“Exploring the Mysteries of Heracleion: Stunning Underwater Photos Unveil the Secrets of the Legendary Lost City”

In ancient times, the city of Thonis-Heracleion, known in modern tiles as the lost kingdom of Cleopatra served as a gateway to Egypt. Today, this mysterious legendary city is submerged in Egypt’s Aboukir Bay, near Alexandria

New amazing underwater discoveries allow archaeologists to piece together clues and to create an image of what life was like in the ancient city.

Known as Heracleion to the ancient Greeks and Thonis to the ancient Egyptians the city was rediscovered in 2000 by French underwater archaeologist Dr. Franck Goddio and a team from the European Institute for Underwater Archaeology (IEASM) after a four-year geophysical survey.

Its name was almost razed from the memory of mankind, only preserved in ancient classic texts and rare inscriptions found on land by archaeologists.

The Greek historian Herodotus (5th century BC) tells us of a great temple that was built where the famous hero Herakles first set foot in Egypt.

He also reports of Helen’s visit to Heracleion with her lover Paris before the Trojan War. More than four centuries after Herodotus’ visit to Egypt, the geographer Strabo observed that the city of Heracleion, which possessed the temple of Herakles, is located straight to the east of Canopus at the mouth of the Canopic branch of the River Nile,” Dr. Frank Goddio writes on his website.As we have previously seen in our article Lost Kingdom Of Cleopatra – An Amazing Egyptian Underwater City scientists believe that the entire city was completely submerged, along with all the artifacts, statues, columns, and other beauties of the palace of Cleopatra.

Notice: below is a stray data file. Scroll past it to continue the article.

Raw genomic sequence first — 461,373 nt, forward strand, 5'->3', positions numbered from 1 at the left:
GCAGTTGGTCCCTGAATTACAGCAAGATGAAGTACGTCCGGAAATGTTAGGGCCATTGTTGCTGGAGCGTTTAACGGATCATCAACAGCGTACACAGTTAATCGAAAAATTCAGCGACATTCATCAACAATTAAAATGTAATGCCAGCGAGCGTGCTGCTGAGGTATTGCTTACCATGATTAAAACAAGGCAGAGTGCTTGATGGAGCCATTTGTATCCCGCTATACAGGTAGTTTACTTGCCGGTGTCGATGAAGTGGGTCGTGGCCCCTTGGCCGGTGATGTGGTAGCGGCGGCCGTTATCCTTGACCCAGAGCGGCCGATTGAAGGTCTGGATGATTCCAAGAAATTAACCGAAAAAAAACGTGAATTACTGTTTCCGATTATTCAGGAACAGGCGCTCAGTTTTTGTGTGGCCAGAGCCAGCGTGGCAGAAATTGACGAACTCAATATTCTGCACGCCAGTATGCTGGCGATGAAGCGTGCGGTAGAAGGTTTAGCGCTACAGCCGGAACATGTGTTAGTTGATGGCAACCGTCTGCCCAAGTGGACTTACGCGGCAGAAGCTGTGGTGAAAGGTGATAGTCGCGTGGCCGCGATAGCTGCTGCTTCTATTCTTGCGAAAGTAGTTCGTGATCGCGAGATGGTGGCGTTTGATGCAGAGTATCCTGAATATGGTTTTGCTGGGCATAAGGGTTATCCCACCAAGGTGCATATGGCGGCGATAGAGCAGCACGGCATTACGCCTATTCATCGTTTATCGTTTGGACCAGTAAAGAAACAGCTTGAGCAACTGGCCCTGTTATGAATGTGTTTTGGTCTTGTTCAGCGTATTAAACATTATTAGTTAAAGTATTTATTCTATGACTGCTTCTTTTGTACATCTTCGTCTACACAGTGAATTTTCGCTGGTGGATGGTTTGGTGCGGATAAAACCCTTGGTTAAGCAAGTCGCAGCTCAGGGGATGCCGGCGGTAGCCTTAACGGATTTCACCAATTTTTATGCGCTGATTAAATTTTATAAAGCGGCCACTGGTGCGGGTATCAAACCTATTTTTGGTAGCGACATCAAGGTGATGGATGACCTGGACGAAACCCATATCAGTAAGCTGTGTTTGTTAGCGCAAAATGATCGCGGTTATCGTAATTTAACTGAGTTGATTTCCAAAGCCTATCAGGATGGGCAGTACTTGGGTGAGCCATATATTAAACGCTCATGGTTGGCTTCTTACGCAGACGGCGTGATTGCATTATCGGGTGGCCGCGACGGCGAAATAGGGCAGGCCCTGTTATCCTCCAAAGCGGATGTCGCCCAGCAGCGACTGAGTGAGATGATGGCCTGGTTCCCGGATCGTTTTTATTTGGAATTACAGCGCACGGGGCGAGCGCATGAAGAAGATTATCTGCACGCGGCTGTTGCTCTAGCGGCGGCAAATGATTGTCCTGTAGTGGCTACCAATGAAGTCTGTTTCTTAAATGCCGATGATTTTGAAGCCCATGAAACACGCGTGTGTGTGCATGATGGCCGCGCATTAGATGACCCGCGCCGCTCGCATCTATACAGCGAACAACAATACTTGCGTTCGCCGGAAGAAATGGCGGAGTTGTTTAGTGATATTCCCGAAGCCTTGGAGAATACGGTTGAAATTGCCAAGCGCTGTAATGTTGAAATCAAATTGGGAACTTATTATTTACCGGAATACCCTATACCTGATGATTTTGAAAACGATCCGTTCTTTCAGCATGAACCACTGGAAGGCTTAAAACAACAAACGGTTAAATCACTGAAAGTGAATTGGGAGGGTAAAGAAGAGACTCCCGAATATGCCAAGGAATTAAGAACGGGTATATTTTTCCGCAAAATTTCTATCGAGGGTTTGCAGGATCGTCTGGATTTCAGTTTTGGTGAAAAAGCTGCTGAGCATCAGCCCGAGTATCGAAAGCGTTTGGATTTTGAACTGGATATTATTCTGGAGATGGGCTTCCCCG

Several of the submerged artifacts remained largely intact. Amongst the discoveries were the palace’s foundations, shipwrecks, red granite columns, and statues of the goddess Isis and a sphinx

Among the massive limestone blocks toppled in the fourth century was a huge quartzite block engraving a pharaoh. An inscription indicates it depicts Seti I, father of Ramses II.

A lion statue standing underwater.

Divers also discovered a colossal stone head believed to be of Caesarion, son of Cleopatra and previous lover Julius Caesar, and two sphinxes, one of them probably representing Cleopatra’s father, Ptolemy XII.